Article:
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Weather Forecasting Gets Better

February 9, 2000

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The best weather forecasts today will usually give you accurate predictions 24 to 48 hours in advance, but there's a steep drop in accuracy when you go out three, four or five days.
Aerospace giant Lockheed Martin has been working on something that may change all that. The company has developed a new sensor that can measure Earth's air temperatures from space with great precision.
The Atmospheric Infrared Sounder (AIRS) is the result of nearly ten years of research and development by Sanders' Infrared Imaging Systems in Lexington, MA, under contract to NASA's Jet Propulsion Laboratory. The 390-pound instrument is scheduled for launch in December 2000 aboard NASA's AQUA spacecraft, which is an essential element of its Earth Observing System (EOS) mission.
A major advance in satellite remote sensing technology, AIRS promises to provide NASA and the world's scientific community with new and highly accurate data about the atmosphere, land, and oceans for use in climate studies and improved weather predictions.
"The AIRS instrument will have a profound impact on weather forecasting for everyone. For example, with accurate seasonal rain prediction, we can predict and manage our water resources better, even before the rain actually hits the ground," said Dr. Moustafa Chahine, AIRS science team leader and chief scientist at NASA's Jet Propulsion Laboratory.
"AIRS will be able to read atmospheric temperatures to within one degree centigrade in one kilometer layers of altitude in the Earth's lower atmosphere. That degree of accuracy will allow weather forecasters to significantly improve and extend their weather predictions to seven-day forecasts."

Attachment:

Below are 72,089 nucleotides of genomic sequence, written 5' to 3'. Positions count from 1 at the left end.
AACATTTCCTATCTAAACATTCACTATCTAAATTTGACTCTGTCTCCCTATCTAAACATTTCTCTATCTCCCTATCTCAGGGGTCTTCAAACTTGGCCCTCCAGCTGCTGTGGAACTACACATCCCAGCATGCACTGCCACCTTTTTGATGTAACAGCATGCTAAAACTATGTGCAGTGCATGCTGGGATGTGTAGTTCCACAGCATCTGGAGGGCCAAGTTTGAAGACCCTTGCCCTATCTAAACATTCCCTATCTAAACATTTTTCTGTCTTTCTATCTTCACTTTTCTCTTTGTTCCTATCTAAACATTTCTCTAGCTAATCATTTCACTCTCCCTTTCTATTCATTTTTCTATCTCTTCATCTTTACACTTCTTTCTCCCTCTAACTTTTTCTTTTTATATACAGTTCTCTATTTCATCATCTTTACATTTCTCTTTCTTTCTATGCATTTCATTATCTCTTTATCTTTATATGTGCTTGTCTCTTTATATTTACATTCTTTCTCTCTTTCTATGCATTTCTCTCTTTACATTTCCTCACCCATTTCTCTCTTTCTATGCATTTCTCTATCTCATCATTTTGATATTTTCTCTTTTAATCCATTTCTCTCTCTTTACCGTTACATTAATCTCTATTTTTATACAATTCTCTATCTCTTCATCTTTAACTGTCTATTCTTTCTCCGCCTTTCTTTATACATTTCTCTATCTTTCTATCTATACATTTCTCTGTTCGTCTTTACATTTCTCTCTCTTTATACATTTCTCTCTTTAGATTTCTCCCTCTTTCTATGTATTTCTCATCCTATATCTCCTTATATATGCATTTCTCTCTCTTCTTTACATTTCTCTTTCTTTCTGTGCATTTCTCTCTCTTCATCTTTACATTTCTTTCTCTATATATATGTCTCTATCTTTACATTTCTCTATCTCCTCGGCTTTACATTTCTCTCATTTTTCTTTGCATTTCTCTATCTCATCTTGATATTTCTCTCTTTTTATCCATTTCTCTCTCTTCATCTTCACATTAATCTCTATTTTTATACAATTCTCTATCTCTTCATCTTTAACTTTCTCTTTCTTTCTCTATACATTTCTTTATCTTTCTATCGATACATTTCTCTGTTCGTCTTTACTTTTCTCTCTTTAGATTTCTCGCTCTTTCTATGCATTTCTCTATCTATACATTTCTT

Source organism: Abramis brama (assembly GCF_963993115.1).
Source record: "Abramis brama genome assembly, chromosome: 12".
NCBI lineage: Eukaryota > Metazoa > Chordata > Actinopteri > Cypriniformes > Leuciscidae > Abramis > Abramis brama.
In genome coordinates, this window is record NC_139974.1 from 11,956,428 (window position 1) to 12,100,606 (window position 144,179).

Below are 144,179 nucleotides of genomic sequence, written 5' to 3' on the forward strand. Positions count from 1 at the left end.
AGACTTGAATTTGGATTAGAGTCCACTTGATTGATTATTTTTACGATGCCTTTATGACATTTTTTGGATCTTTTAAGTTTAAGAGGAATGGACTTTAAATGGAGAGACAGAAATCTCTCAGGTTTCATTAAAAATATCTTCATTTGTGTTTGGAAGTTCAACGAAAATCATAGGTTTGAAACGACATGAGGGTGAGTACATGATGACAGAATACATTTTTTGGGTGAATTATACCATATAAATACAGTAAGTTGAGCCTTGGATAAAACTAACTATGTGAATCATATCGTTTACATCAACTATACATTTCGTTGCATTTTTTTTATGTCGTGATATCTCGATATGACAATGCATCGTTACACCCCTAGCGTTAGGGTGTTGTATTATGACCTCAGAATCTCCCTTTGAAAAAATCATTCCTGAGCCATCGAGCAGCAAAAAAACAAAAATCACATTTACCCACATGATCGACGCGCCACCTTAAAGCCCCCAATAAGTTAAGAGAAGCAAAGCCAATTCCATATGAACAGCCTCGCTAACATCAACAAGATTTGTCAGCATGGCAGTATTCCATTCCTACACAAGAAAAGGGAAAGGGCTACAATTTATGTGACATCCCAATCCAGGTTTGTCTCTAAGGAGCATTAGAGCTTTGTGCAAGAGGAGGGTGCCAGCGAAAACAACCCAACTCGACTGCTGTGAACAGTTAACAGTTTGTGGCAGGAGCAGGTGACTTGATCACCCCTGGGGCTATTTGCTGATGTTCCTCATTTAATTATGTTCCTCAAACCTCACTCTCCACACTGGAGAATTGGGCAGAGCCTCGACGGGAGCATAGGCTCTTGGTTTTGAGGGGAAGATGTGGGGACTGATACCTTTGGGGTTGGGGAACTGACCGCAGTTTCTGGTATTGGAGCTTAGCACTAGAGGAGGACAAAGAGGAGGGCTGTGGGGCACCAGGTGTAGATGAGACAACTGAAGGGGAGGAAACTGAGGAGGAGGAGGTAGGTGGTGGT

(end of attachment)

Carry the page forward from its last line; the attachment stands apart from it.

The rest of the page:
AIRS' high resolution spectrometer will precisely sample the Earth's atmosphere from the ground up to as high as 30 miles. The system determines air temperatures and moisture profiles by observing the infrared signatures of carbon dioxide and water vapor. Because gases such as
carbon dioxide, water vapor, ozone, and methane absorb most strongly within specific wavelengths of infrared energy, and because this absorption increases as one looks deeper into the atmosphere from space, AIRS can "see" exact environmental conditions at different levels of the atmosphere.
The very high spectral resolution -- with data collected in many very narrow wavelength bands -- not only allows scientists to determine the temperature and humidity at specific altitudes, but also derives an accurate vertical profile of the state of the lower atmosphere on a global scale.
From these measurements, climate experts will be able to study variations in the Earth's water and energy cycles. AIRS will provide new information about cloud types and cloud cover, and show how they are affected by changes in temperature, evaporation and condensation rates, and atmospheric circulation patterns. The information will also shed more light on how greenhouse gases such as carbon dioxide, water vapor, industrial pollutants and aerosols are trapped in Earth's atmosphere.

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